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Speleology in Kazakhstan

Shakalov on 04 Jul, 2018
Hello everyone!   I pleased to invite you to the official site of Central Asian Karstic-Speleological commission ("Kaspeko")   There, we regularly publish reports about our expeditions, articles and reports on speleotopics, lecture course for instructors, photos etc. ...

Speleology in Kazakhstan

Shakalov on 04 Jul, 2018
Hello everyone!   I pleased to invite you to the official site of Central Asian Karstic-Speleological commission ("Kaspeko")   There, we regularly publish reports about our expeditions, articles and reports on speleotopics, lecture course for instructors, photos etc. ...

Speleology in Kazakhstan

Shakalov on 11 Jul, 2012
Hello everyone!   I pleased to invite you to the official site of Central Asian Karstic-Speleological commission ("Kaspeko")   There, we regularly publish reports about our expeditions, articles and reports on speleotopics, lecture course for instructors, photos etc. ...

New publications on hypogene speleogenesis

Klimchouk on 26 Mar, 2012
Dear Colleagues, This is to draw your attention to several recent publications added to KarstBase, relevant to hypogenic karst/speleogenesis: Corrosion of limestone tablets in sulfidic ground-water: measurements and speleogenetic implications Galdenzi,

The deepest terrestrial animal

Klimchouk on 23 Feb, 2012
A recent publication of Spanish researchers describes the biology of Krubera Cave, including the deepest terrestrial animal ever found: Jordana, Rafael; Baquero, Enrique; Reboleira, Sofía and Sendra, Alberto. ...

Caves - landscapes without light

akop on 05 Feb, 2012
Exhibition dedicated to caves is taking place in the Vienna Natural History Museum   The exhibition at the Natural History Museum presents the surprising variety of caves and cave formations such as stalactites and various crystals. ...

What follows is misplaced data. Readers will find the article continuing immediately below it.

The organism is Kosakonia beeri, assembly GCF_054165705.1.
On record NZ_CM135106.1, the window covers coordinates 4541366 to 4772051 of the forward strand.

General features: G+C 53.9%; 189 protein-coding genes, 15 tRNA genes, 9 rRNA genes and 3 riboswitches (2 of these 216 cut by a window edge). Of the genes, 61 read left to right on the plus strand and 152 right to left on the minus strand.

Did you know?

That cano is (spanish.) stream. see also stream.?

Checkout all 2699 terms in the KarstBase Glossary of Karst and Cave Terms

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KarstBase a bibliography database in karst and cave science.

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RESEARCH JOURNALS, MONTREAL RD, OTTAWA ON K1A 0R6, CANADA
Canadian Journal of Earth Sciences, 1992, Vol 29, Issue 4, p. 720-736
CAYMANITE, A CAVITY-FILLING DEPOSIT IN THE OLIGOCENE MIOCENE BLUFF FORMATION OF THE CAYMAN ISLANDS
Abstract:
Caymanite is a laminated, multicoloured (white, red, black) dolostone that fills or partly fills cavities in the Bluff Formation of the Cayman Islands. The first phase of caymanite formation occurred after deposition, lithification, and karsting of the Oligocene Cayman Member. The second phase of caymanite formation occurred after joints had developed in the Middle Miocene Pedro Castle Member. Caymanite deposition predated dolomitization of the Bluff Formation 2-5 Ma ago. Caymanite is formed of mudstones, wackestone, packstones, and grainstones. Allochems include foraminifera, red algae, gastropods, bivalves, and grains of microcrystalline dolostone. Sedimentary structures include planar laminations, graded bedding, mound-shaped laminations, desiccation cracks, and geopetal fabrics. Original depositional dips ranged from 0 to 60-degrees. Although caymanite originated as a limestone, dolomitization did not destroy the original sedimentary fabrics or structures. The sediments that formed caymanite were derived from shallow offshore lagoons, swamps, and possibly brackish-water ponds. Pigmentation of the red and black laminae can be related to precipitates formed of Mn, Fe, Al, Ni, Ti, P, K, Si, and Ca, which occur in the intercrystalline pores. These elements may have been derived from terra rossa, which occurs on the weathered surface of the Bluff Formation. Caymanite colours were inherited from the original limestone. Stratigraphic and sedimentologic evidence shows that sedimentation was episodic and that the sediment source changed with time. Available evidence suggests that caymanite originated from sediments transported by storms onto a highly permeable karst terrain. The water with its sediment load then drained into the subsurface through joints and fissures. The depth to which these waters penetrated was controlled by the length of the interconnected cavity system. Upon entering cavities, sedimentation was controlled by a complex set of variables


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